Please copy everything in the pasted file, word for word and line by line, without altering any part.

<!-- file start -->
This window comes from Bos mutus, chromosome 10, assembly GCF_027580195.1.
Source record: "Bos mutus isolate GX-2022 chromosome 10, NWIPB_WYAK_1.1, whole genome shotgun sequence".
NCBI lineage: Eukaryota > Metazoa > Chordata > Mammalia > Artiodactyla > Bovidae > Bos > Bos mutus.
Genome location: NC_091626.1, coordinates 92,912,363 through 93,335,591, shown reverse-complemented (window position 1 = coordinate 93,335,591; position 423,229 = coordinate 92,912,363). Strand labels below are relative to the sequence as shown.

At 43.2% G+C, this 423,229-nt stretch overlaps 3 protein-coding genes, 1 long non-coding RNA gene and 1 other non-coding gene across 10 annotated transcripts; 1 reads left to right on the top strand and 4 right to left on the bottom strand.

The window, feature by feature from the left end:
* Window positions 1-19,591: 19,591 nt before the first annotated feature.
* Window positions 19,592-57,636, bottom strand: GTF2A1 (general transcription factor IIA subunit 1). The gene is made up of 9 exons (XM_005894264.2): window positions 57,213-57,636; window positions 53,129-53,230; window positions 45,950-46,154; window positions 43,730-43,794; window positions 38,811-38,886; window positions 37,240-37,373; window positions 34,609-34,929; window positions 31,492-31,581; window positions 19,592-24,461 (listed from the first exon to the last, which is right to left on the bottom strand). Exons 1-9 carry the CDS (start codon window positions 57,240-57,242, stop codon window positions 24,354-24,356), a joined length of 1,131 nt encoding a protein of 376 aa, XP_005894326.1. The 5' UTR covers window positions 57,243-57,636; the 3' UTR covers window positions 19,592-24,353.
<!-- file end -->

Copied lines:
This window comes from Bos mutus, chromosome 10, assembly GCF_027580195.1.
Source record: "Bos mutus isolate GX-2022 chromosome 10, NWIPB_WYAK_1.1, whole genome shotgun sequence".
NCBI lineage: Eukaryota > Metazoa > Chordata > Mammalia > Artiodactyla > Bovidae > Bos > Bos mutus.
Genome location: NC_091626.1, coordinates 92,912,363 through 93,335,591, shown reverse-complemented (window position 1 = coordinate 93,335,591; position 423,229 = coordinate 92,912,363). Strand labels below are relative to the sequence as shown.

At 43.2% G+C, this 423,229-nt stretch overlaps 3 protein-coding genes, 1 long non-coding RNA gene and 1 other non-coding gene across 10 annotated transcripts; 1 reads left to right on the top strand and 4 right to left on the bottom strand.

The window, feature by feature from the left end:
* Window positions 1-19,591: 19,591 nt before the first annotated feature.
* Window positions 19,592-57,636, bottom strand: GTF2A1 (general transcription factor IIA subunit 1). The gene is made up of 9 exons (XM_005894264.2): window positions 57,213-57,636; window positions 53,129-53,230; window positions 45,950-46,154; window positions 43,730-43,794; window positions 38,811-38,886; window positions 37,240-37,373; window positions 34,609-34,929; window positions 31,492-31,581; window positions 19,592-24,461 (listed from the first exon to the last, which is right to left on the bottom strand). Exons 1-9 carry the CDS (start codon window positions 57,240-57,242, stop codon window positions 24,354-24,356), a joined length of 1,131 nt encoding a protein of 376 aa, XP_005894326.1. The 5' UTR covers window positions 57,243-57,636; the 3' UTR covers window positions 19,592-24,353.